KPFT/90.1 FM Car crashes and warehouse fires are dramatic on TV, but they're way boring to listen to on the radio. So why do so many of the conservative news affiliates on the AM dial waste their time on them? They're scared to tackle issues that might offend those who line their dirty pockets, that's why. You, the listener, line the pockets of community-funded KPFT radio, and they sure aren't afraid to stick it to those who deserve it. KPFT's youthful staff digs deep into the issues that affect us all -- layoffs, chemical plant infractions, water supply concerns, activism, minority issues and police brutality -- and they're covered thoroughly and honestly by anchors Renee Feltz, Ernesto Aguilar and the rest of the dedicated staff. Tune in every weekday at 5:30 p.m. for a real alternative.

Aurora Picture Show The Aurora Picture Show is a holy trinity of art, media and fun. Located in a former church (the audience still sits in pews), the tiny Aurora Picture Show has presented film, video and installations by locally and nationally known artists since 1998. A desperately needed alternative to your standard cineplexes, the Aurora is a place where executive director Andrea Grover's gentle greyhounds might rest their heads in your lap, and local musicians sometimes accompany screenings. Upcoming highlights include a performance by Reverend Bill and the Church of Stop Shopping in observance of "Buy Nothing Day," an appearance by Laura Harrison and a screening of her documentary Voting in America, and a Found Magazine event with a juried show of found-footage pieces.

Aurora Picture Show The Aurora Picture Show is a holy trinity of art, media and fun. Located in a former church (the audience still sits in pews), the tiny Aurora Picture Show has presented film, video and installations by locally and nationally known artists since 1998. A desperately needed alternative to your standard cineplexes, the Aurora is a place where executive director Andrea Grover's gentle greyhounds might rest their heads in your lap, and local musicians sometimes accompany screenings. Upcoming highlights include a performance by Reverend Bill and the Church of Stop Shopping in observance of "Buy Nothing Day," an appearance by Laura Harrison and a screening of her documentary Voting in America, and a Found Magazine event with a juried show of found-footage pieces.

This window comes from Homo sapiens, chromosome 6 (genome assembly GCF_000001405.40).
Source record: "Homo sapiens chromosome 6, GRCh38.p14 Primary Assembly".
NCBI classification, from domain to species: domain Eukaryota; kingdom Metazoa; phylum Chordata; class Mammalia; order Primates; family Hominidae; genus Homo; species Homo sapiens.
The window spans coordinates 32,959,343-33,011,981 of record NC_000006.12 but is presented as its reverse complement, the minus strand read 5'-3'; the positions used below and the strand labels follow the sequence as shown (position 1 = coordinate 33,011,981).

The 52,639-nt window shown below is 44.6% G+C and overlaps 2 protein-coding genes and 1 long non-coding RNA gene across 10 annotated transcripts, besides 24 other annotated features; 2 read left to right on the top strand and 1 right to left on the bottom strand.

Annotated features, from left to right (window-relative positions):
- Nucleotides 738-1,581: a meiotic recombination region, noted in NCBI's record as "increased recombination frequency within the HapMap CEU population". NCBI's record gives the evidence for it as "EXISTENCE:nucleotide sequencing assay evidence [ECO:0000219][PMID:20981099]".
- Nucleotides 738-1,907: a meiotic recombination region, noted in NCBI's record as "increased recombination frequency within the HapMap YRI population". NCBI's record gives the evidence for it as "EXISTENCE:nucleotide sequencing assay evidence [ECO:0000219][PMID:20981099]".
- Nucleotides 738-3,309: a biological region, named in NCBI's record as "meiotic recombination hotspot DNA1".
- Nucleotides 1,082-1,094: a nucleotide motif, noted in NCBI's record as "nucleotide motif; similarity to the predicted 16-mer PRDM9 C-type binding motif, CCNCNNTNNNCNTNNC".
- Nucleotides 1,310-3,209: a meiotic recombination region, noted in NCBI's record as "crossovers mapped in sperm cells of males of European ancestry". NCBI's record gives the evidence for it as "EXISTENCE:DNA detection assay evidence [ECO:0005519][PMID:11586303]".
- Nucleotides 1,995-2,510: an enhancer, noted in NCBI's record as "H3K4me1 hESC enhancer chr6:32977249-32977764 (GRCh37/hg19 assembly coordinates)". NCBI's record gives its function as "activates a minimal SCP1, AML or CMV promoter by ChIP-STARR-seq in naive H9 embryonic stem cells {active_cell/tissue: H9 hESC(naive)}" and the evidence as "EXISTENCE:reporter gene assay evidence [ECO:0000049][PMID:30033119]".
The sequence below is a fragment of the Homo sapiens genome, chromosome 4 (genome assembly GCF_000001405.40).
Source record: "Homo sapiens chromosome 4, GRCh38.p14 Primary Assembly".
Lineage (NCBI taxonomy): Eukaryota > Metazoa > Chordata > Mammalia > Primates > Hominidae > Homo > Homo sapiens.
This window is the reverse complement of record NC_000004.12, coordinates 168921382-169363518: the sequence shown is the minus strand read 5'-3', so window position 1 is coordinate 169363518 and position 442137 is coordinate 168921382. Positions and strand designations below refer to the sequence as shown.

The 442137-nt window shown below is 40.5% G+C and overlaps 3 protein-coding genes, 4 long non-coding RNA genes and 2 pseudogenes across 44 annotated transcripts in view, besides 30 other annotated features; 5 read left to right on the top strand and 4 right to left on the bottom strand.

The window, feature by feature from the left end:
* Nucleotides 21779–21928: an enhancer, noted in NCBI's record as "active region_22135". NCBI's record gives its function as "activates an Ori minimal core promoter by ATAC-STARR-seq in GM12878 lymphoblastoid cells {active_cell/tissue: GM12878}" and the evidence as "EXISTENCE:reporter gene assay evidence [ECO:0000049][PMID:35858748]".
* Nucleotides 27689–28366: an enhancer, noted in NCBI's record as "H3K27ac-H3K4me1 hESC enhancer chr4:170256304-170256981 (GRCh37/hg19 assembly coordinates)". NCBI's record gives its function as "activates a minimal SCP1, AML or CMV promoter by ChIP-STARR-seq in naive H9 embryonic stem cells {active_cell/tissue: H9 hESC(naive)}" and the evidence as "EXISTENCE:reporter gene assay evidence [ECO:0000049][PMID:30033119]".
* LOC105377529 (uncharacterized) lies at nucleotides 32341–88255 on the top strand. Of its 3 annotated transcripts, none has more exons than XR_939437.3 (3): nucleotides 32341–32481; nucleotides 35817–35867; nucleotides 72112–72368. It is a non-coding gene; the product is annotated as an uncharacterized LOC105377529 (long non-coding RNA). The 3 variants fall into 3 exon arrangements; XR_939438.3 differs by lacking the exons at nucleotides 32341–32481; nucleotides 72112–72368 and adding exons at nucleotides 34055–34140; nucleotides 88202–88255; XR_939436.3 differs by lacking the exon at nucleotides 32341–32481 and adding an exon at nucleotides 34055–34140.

The Museum of Fine Arts, Houston When the original Museum of Fine Arts in Houston opened its doors in 1924, it was the first art-museum building in Texas. Eighty years later, the MFAH is the grande dame of the local scene, holding court over a burgeoning contemporary shift in the district. It might be all that great impressionist and expressionist art, including the second-largest collection of Jackson Pollocks in the country. It might be all those pieces from Central America and Africa, which gave visitors exposure to multiculti objets d'art before it was cool. Include the variety of lectures and film series the MFAH hosts weekly, and you've got Houston's high-culture epicenter pegged. And with 54 new pieces added this winter -- many of them important 20th-century paintings from the bequest of benefactor Caroline Wiess Law -- the MFAH seems to be just entering its prime.

Museum of Fine Arts, Houston
The Museum of Fine Arts, Houston When the original Museum of Fine Arts in Houston opened its doors in 1924, it was the first art-museum building in Texas. Eighty years later, the MFAH is the grande dame of the local scene, holding court over a burgeoning contemporary shift in the district. It might be all that great impressionist and expressionist art, including the second-largest collection of Jackson Pollocks in the country. It might be all those pieces from Central America and Africa, which gave visitors exposure to multiculti objets d'art before it was cool. Include the variety of lectures and film series the MFAH hosts weekly, and you've got Houston's high-culture epicenter pegged. And with 54 new pieces added this winter -- many of them important 20th-century paintings from the bequest of benefactor Caroline Wiess Law -- the MFAH seems to be just entering its prime.